A2 steel works about the same – tougher and harder than simple carbon steel, but the edge is somewhat limited by the trade-offs taken for toughness. A2 contains about 1 percent carbon, 5 percent chromium and 1 percent molybdenum.
So why do most people have a reverence for old tools? Why do so many old-timers say that edge tools used to be much better? The answer is most likely in the manufacturing method; the chisels may well have been forged. This process tends to keep the grain structure small, allowing the maker to achieve a keen edge with carbon steel tools.
Japanese chisels are made of two metals. The body of the tool is made of relatively soft steel, while the back that forms the cutting edge is made of hard, high carbon steel. These are forged tools that take and keep a keen edge. The hardness at the edge is typically Rockwell “C” 64, which is very hard. The fine grain of Japanese tools is superb, resulting in a very fine edge that is the best I have used.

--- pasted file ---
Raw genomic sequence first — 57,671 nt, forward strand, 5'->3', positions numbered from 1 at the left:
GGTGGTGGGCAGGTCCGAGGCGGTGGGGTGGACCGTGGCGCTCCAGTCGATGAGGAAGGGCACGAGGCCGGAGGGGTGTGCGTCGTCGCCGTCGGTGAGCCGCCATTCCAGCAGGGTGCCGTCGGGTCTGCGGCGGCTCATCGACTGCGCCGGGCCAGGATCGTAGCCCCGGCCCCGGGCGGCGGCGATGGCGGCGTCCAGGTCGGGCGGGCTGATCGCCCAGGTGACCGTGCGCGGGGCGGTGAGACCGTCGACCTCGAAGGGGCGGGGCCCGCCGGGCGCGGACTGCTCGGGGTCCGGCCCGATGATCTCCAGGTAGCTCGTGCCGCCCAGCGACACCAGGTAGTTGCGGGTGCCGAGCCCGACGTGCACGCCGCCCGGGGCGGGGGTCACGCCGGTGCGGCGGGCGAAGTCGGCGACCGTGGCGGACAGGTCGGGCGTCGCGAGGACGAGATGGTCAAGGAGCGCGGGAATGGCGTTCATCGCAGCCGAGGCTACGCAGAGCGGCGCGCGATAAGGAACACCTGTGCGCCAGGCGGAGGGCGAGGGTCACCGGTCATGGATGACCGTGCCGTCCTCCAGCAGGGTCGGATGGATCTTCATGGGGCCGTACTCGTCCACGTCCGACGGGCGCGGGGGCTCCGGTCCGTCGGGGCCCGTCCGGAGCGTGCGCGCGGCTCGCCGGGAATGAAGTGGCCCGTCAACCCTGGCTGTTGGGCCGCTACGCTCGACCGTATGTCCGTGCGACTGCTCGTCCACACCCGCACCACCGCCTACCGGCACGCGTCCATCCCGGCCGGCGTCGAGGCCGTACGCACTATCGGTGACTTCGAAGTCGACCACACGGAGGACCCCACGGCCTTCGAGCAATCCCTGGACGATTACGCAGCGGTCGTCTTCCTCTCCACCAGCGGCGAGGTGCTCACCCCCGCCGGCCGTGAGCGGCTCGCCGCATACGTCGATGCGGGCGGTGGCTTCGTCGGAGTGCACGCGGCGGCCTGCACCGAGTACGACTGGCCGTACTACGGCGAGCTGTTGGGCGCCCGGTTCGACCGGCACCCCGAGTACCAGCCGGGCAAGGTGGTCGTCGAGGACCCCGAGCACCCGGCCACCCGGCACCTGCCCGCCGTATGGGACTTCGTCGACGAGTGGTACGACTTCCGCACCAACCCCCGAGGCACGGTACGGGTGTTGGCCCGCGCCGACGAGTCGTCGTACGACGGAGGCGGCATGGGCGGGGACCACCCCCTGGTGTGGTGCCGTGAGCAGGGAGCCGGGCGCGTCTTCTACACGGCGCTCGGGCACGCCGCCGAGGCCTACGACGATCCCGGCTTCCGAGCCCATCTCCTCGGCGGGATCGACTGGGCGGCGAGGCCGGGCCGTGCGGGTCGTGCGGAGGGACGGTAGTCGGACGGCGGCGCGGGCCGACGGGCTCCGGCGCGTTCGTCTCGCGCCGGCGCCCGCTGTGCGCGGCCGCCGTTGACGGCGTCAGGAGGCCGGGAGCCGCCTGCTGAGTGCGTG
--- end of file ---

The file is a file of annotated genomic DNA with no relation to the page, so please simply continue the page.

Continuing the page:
The Japanese chisels really shine when it comes to hand work such as paring. The experience is hard to describe – find someone with these tools, and try paring some dovetails, and then you will see and feel the difference.
Bevel-edged chisels are ground to a primary angle of 25°. Remember that your six-inch Aluminum oxide grinding wheel will create a concave grind angle, which means the effective cutting angle will be less than 25°. Therefore, I grind my chisels at 27 to 30°. The absolute angle is not critical. If you are chopping bubinga, make the angle more obtuse – there is nothing to say you cannot grind the tool to 32°.
Do not grind your Japanese chisels with a 6″ wheel creating a hollow grind. I actually made this error a long time ago; the result was that I weakened the tool, and my chisels chipped excessively. I like to re-establish the 25° primary bevel on my Japanese chisels by honing the entire bevel on a 1000 grit water stone. If you have difficulty holding the tool flat, use a Veritas honing guide; it is perfect for this job. I then create a micro-bevel at about 27° using my 4000 grit water stone and move on to some 3 micron, then 1 micron diamond paste on a maple block.